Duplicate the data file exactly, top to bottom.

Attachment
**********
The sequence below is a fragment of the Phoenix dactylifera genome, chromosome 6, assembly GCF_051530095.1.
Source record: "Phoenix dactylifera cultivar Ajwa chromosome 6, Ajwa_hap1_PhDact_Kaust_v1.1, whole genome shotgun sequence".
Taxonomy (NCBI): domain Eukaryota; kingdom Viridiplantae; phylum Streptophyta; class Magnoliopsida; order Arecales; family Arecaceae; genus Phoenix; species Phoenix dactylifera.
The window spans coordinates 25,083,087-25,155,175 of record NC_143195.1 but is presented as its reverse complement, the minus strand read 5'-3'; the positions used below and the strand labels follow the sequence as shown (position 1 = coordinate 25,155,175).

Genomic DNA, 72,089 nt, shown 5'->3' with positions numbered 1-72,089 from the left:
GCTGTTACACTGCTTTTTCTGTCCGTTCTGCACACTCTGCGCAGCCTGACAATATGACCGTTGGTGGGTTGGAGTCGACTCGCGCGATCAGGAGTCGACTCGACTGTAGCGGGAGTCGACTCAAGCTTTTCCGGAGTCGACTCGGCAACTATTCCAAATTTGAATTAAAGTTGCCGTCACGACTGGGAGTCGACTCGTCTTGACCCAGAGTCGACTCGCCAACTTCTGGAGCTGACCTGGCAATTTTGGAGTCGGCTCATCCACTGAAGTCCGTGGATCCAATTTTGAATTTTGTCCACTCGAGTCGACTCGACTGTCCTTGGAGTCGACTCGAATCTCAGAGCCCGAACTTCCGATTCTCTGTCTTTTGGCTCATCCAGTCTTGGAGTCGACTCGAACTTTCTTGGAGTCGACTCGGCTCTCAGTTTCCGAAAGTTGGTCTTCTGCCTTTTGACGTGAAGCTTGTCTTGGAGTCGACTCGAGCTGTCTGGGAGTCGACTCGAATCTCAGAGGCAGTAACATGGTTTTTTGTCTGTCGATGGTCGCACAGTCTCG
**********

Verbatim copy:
The sequence below is a fragment of the Phoenix dactylifera genome, chromosome 6, assembly GCF_051530095.1.
Source record: "Phoenix dactylifera cultivar Ajwa chromosome 6, Ajwa_hap1_PhDact_Kaust_v1.1, whole genome shotgun sequence".
Taxonomy (NCBI): domain Eukaryota; kingdom Viridiplantae; phylum Streptophyta; class Magnoliopsida; order Arecales; family Arecaceae; genus Phoenix; species Phoenix dactylifera.
The window spans coordinates 25,083,087-25,155,175 of record NC_143195.1 but is presented as its reverse complement, the minus strand read 5'-3'; the positions used below and the strand labels follow the sequence as shown (position 1 = coordinate 25,155,175).

Genomic DNA, 72,089 nt, shown 5'->3' with positions numbered 1-72,089 from the left:
GCTGTTACACTGCTTTTTCTGTCCGTTCTGCACACTCTGCGCAGCCTGACAATATGACCGTTGGTGGGTTGGAGTCGACTCGCGCGATCAGGAGTCGACTCGACTGTAGCGGGAGTCGACTCAAGCTTTTCCGGAGTCGACTCGGCAACTATTCCAAATTTGAATTAAAGTTGCCGTCACGACTGGGAGTCGACTCGTCTTGACCCAGAGTCGACTCGCCAACTTCTGGAGCTGACCTGGCAATTTTGGAGTCGGCTCATCCACTGAAGTCCGTGGATCCAATTTTGAATTTTGTCCACTCGAGTCGACTCGACTGTCCTTGGAGTCGACTCGAATCTCAGAGCCCGAACTTCCGATTCTCTGTCTTTTGGCTCATCCAGTCTTGGAGTCGACTCGAACTTTCTTGGAGTCGACTCGGCTCTCAGTTTCCGAAAGTTGGTCTTCTGCCTTTTGACGTGAAGCTTGTCTTGGAGTCGACTCGAGCTGTCTGGGAGTCGACTCGAATCTCAGAGGCAGTAACATGGTTTTTTGTCTGTCGATGGTCGCACAGTCTCG